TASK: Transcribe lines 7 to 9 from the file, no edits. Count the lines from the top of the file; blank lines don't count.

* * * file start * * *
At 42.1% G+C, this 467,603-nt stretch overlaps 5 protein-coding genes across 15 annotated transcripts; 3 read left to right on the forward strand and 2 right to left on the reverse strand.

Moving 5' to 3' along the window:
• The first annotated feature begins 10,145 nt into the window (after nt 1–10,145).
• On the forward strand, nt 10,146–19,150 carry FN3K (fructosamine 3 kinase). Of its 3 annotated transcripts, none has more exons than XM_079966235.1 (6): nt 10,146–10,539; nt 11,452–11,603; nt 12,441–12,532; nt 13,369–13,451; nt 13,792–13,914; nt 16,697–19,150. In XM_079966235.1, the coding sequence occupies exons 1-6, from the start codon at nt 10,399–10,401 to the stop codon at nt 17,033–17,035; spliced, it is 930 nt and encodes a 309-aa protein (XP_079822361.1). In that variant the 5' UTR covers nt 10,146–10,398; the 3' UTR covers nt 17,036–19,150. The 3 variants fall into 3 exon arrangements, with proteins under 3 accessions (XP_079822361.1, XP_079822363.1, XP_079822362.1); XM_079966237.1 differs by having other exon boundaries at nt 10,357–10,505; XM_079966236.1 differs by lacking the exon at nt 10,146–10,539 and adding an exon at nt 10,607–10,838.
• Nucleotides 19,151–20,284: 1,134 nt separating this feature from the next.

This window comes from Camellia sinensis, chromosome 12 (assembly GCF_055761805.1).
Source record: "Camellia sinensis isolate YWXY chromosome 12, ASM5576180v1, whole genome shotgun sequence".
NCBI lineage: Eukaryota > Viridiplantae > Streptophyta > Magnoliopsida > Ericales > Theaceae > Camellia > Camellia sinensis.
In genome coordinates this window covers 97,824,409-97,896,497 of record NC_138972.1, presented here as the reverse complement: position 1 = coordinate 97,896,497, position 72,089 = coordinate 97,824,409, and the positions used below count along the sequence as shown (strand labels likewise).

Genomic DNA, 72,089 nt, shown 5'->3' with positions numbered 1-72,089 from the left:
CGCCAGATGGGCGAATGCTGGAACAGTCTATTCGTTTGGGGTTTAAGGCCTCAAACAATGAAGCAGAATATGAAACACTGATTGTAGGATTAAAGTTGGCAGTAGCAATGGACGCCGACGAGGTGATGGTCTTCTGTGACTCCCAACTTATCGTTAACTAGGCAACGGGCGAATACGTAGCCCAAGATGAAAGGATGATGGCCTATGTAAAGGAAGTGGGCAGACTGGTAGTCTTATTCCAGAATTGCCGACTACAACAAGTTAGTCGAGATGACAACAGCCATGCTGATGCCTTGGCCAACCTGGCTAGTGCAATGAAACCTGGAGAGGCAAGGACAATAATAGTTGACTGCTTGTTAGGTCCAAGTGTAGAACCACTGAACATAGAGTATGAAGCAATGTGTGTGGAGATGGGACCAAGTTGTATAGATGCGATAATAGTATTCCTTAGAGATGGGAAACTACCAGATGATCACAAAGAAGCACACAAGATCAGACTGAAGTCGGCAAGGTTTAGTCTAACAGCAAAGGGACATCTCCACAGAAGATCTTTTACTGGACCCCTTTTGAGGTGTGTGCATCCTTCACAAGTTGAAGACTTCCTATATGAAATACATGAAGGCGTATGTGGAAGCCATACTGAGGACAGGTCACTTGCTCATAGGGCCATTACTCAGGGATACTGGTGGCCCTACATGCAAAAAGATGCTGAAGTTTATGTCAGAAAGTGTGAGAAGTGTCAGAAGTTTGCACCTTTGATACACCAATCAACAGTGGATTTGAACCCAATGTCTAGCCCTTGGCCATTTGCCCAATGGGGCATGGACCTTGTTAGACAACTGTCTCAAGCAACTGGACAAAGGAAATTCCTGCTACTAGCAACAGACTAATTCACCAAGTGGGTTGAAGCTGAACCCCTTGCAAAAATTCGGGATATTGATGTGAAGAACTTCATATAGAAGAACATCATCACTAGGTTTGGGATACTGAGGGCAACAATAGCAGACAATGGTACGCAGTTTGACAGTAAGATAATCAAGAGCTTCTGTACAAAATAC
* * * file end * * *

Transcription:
Source record: "Camellia sinensis isolate YWXY chromosome 12, ASM5576180v1, whole genome shotgun sequence".
NCBI lineage: Eukaryota > Viridiplantae > Streptophyta > Magnoliopsida > Ericales > Theaceae > Camellia > Camellia sinensis.
In genome coordinates this window covers 97,824,409-97,896,497 of record NC_138972.1, presented here as the reverse complement: position 1 = coordinate 97,896,497, position 72,089 = coordinate 97,824,409, and the positions used below count along the sequence as shown (strand labels likewise).